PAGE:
I have blogged before about book burning and it is the topic of today’s blog once again. The burning of books is one form of biblioclasm (book destruction) and which for me represents one of the worst crimes against civilisation and against freedom. Wikipedia has a good article on this, which is worth reading.
What prompted me to write about this topic today was an old (2007) news item about Tom Wayne the owner of a bookshop, “Prospero’s Bookstore” that I discovered while doing an unrelated internet search. The bookshop is located in Kansas City Missouri (91800 West 39th Street, Kansas City, Missouri 64111). It is a vast shop where I would gladly spend several months browsing and reading and buying merchandise. However, I am a bibliophile and not a bibliopyroclast (book burner!), hence my obsession.
Tom Wayne has observed that modern society is becoming divorced from the act of reading. His diminishing sales and increasing stock attest to this, as well as figures from the bureau of statistics, and this is not a phenomenon confined to the USA; I was horrified to learn that in Greece approximately 8-9% of the population reads for pleasure. Astounding for the country that prides itself as the cradle of Western civilisation and with an uninterrupted history of literature for thousands of years! In the USA, less than 50% reads for pleasure (in 1982, the percentage was 57%). I must say that I feel very proud to live in Australia where our percentage of readers for pleasure (over 18 adults who read for pleasure every day, most days of the week) is 78%!
Now back to Mr Wayne: On Sunday May 27th 2007, he decided to hold a protest and goad the non-reading public into action. He had discovered that not only could he not sell his surplus books, he could not even give them away to libraries and thrift shops as “they had no room”. He decided to publicly burn books outside his store as a protest.
His justification for this and I quote, from his website:
“Q1: Why burn books?
A: As a cultural wake-up call.
Burning books is an inflammatory act. Books can contain our most sacred and valuable thoughts. The Nazis burned books to keep people from reading them. Prospero's burned books to incite you to read - by not reading, the culture is empowering forces like the Nazis. It's giving them exactly what they want without a fight.”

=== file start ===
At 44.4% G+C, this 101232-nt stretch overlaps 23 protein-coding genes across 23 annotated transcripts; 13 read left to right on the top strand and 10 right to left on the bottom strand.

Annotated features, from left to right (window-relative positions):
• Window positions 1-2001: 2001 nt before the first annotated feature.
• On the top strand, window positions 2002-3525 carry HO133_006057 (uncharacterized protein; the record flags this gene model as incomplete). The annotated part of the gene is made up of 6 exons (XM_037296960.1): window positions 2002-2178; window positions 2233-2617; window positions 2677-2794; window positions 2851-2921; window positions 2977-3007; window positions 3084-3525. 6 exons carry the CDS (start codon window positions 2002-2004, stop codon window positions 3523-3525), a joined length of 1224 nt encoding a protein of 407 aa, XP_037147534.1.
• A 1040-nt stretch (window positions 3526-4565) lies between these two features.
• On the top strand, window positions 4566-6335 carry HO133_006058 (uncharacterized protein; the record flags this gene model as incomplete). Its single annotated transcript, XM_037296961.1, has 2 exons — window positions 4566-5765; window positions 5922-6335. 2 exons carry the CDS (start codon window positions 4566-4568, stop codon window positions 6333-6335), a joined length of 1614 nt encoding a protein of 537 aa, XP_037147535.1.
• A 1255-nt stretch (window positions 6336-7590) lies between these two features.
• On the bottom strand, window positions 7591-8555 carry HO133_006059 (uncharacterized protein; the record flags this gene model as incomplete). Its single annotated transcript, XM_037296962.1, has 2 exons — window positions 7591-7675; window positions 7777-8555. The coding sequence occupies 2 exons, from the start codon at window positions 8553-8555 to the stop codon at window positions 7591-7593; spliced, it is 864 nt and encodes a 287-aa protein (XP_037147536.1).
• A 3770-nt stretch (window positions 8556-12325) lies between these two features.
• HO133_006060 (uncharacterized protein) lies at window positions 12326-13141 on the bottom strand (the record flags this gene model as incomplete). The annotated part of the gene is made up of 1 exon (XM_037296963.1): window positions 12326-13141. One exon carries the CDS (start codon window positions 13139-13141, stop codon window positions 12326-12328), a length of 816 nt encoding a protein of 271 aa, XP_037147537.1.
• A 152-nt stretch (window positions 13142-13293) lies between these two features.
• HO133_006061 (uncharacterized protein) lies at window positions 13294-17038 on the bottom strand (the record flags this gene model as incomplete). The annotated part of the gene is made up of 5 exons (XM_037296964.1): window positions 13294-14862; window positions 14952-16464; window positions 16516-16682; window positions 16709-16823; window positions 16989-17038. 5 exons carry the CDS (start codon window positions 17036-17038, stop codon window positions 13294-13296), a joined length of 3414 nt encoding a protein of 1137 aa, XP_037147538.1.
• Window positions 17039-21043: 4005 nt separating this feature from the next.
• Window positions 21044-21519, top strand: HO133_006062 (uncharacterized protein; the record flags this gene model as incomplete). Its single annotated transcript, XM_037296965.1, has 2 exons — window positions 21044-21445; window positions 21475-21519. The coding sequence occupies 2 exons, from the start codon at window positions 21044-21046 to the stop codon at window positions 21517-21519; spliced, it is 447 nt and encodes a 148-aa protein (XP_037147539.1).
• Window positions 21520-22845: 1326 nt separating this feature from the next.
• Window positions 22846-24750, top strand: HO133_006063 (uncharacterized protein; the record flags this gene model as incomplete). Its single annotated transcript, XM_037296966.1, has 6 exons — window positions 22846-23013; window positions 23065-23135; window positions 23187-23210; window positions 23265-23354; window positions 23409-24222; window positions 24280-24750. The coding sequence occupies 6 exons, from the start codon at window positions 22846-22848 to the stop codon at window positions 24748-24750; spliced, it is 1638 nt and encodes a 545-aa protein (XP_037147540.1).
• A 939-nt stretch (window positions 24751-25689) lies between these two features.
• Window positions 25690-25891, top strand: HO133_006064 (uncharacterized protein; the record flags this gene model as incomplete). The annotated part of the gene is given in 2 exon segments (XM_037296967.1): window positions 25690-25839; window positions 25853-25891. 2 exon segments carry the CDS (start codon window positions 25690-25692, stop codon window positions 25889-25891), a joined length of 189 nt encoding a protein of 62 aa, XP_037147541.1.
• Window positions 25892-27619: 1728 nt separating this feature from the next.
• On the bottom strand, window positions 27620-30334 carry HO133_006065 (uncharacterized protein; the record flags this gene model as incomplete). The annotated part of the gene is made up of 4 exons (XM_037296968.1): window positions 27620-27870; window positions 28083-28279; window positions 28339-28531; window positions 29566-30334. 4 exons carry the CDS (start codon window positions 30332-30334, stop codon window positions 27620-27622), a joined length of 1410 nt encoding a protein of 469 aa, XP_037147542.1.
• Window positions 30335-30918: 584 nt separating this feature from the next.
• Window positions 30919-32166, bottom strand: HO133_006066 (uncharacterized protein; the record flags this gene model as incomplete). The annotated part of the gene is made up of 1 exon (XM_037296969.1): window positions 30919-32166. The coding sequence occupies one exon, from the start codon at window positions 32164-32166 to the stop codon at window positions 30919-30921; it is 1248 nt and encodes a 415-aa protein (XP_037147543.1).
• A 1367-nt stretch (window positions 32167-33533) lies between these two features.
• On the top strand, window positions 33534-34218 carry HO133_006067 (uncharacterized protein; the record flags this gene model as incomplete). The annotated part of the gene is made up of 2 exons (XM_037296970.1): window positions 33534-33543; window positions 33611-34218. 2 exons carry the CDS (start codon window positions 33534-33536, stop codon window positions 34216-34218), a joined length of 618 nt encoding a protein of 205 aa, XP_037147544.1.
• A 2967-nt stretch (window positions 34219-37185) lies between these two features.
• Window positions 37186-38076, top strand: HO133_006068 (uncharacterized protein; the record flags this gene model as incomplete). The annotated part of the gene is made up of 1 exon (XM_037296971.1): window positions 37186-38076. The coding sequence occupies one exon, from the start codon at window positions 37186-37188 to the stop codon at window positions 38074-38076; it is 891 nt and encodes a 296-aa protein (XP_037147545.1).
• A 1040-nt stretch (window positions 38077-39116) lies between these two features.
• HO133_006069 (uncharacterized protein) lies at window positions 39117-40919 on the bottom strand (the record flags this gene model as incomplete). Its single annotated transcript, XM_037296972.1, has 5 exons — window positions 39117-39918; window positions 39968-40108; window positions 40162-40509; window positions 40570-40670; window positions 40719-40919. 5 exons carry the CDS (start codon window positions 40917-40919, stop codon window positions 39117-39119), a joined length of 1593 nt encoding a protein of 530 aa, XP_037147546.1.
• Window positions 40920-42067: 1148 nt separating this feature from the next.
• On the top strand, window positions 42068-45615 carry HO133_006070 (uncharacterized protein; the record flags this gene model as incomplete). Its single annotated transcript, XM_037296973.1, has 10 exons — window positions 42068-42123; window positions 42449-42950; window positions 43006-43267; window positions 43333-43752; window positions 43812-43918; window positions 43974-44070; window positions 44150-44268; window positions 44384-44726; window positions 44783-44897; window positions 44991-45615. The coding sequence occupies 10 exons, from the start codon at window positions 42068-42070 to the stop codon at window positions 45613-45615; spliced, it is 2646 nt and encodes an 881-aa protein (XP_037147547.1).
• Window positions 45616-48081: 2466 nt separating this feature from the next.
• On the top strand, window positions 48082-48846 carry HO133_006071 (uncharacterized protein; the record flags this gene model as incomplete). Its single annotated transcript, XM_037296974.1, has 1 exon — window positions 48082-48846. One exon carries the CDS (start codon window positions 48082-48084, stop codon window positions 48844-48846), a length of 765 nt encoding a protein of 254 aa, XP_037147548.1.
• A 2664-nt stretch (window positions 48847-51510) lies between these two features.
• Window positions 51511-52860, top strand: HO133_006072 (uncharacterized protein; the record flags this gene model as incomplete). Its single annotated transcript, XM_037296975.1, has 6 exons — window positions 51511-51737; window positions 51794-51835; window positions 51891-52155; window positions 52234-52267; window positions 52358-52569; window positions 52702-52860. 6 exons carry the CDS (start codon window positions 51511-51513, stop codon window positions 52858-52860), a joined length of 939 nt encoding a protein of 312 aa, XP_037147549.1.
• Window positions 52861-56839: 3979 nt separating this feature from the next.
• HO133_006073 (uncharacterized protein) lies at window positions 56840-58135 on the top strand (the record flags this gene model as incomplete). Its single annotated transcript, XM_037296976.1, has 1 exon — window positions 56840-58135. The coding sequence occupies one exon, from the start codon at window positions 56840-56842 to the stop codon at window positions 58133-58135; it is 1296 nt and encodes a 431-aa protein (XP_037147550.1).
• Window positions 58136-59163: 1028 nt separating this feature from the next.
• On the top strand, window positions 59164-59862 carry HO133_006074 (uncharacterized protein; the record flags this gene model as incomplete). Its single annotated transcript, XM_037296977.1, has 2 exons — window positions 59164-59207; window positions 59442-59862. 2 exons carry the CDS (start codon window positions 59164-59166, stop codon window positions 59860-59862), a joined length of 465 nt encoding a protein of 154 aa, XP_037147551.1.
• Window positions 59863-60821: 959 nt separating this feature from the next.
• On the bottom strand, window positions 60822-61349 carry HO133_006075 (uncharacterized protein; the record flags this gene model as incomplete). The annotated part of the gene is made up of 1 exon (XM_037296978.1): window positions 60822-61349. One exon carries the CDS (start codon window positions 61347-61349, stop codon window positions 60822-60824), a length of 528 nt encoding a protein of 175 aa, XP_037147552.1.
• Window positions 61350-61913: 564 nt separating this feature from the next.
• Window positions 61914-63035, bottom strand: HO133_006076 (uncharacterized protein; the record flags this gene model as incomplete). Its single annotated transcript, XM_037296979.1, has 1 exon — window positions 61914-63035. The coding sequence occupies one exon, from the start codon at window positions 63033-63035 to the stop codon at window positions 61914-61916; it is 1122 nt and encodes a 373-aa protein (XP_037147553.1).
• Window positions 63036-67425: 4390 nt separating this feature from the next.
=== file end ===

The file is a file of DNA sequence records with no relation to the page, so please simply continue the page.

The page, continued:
The burning persisted for 50 minutes until the fire brigade arrived to douse the flames with the excuse that Mr Wayne did not have the requisite permit. Extreme? Yes, and I suspect that Mr Wayne’s motives were more geared towards publicity rather than protest. I quote from the article I found (see above):
“After slogging through the tens of thousands of books we've slogged through and to accumulate that many and to have people turn you away when you take them somewhere, it's just kind of a knee-jerk reaction,” Mr Wayne said. “And it's a good excuse for fun.”
I am very uneasy about Mr Wayne’s actions. Whether done in “fun” or as a “protest” or in fact as a publicity stunt (or all of these), the whole affair makes me shudder with revulsion. Investigating the matter a little further, I discovered that Mr Wayne is not the first bookseller to have performed this public book incineration. An excellent Times article highlights the case of Mr Shaun Bythell of Wigtown, Scotland performed the same stunt in 2005. And this in Wigtown, which in 1997 was proclaimed Scotland’s “National Book Town”, having 25 book-selling businesses.
The idea of book burning repels me. Even in the case of damaged books that can’t be salvaged, I would opt for recycling. Take that paper that as trapped winged thoughts and pulp it, give it a new lease of life, let new words be printed on it and let a new generation of readers delight in the printed word. In terms of increasing the percentage of the reading public, we must be doing something very right here in Australia, compared to what is being done in Greece, say. What is to blame for people abandoning reading? Our society and its values. The ease with which one may be entertained and diverted, the cheap and easy non-cerebral pleasures offered by TV, movies, music, drugs, alcohol, dancing, sport. The low value our society places on intellectual pursuits compared to the high value it places on superficial fame afforded to rock stars, sporting personalities, filmstars, etc. The financial rewards it offers to people involved in intellectual pursuits versus what a “star” can make is sobering and disturbing.
Ray Bradbury’s novel “Fahrenheit 451” is a paean to books and reading. It looks at biblioclasm and ts effects on a society. Read it, it's fantastic!
I have been blogging daily on this platform for several years now. It is surprising that I have persisted as the world is changing and "microblogging" is now the norm. I blog to amuse myself, make comment on current affairs, externalise some of my creativity, keep notes on things that interest me, learn something new and to surprise myself with things that I discover about this wonderful, and sometimes crazy, world we live in.
I sometimes get the impression that I am on a soapbox delivering a monologue, so your comments are welcome.